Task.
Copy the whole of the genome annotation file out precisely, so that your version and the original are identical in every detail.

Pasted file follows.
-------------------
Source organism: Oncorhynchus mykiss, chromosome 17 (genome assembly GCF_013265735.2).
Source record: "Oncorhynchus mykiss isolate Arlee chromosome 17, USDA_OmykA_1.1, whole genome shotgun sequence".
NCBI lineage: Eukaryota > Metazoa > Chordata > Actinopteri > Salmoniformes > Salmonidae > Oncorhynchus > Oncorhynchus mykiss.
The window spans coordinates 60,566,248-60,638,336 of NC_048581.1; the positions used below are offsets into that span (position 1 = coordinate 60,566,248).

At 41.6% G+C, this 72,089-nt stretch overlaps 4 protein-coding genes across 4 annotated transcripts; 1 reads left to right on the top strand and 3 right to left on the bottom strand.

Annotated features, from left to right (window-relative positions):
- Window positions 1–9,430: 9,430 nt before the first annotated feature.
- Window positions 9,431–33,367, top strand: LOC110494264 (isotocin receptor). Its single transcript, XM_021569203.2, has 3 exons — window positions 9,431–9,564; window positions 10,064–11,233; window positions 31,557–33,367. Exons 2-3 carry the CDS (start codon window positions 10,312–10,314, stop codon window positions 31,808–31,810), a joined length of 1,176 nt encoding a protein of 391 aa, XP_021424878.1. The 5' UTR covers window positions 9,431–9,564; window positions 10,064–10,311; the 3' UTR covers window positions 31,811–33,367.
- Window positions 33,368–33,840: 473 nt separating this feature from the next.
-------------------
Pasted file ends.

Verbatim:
Source organism: Oncorhynchus mykiss, chromosome 17 (genome assembly GCF_013265735.2).
Source record: "Oncorhynchus mykiss isolate Arlee chromosome 17, USDA_OmykA_1.1, whole genome shotgun sequence".
NCBI lineage: Eukaryota > Metazoa > Chordata > Actinopteri > Salmoniformes > Salmonidae > Oncorhynchus > Oncorhynchus mykiss.
The window spans coordinates 60,566,248-60,638,336 of NC_048581.1; the positions used below are offsets into that span (position 1 = coordinate 60,566,248).

At 41.6% G+C, this 72,089-nt stretch overlaps 4 protein-coding genes across 4 annotated transcripts; 1 reads left to right on the top strand and 3 right to left on the bottom strand.

Annotated features, from left to right (window-relative positions):
- Window positions 1–9,430: 9,430 nt before the first annotated feature.
- Window positions 9,431–33,367, top strand: LOC110494264 (isotocin receptor). Its single transcript, XM_021569203.2, has 3 exons — window positions 9,431–9,564; window positions 10,064–11,233; window positions 31,557–33,367. Exons 2-3 carry the CDS (start codon window positions 10,312–10,314, stop codon window positions 31,808–31,810), a joined length of 1,176 nt encoding a protein of 391 aa, XP_021424878.1. The 5' UTR covers window positions 9,431–9,564; window positions 10,064–10,311; the 3' UTR covers window positions 31,811–33,367.
- Window positions 33,368–33,840: 473 nt separating this feature from the next.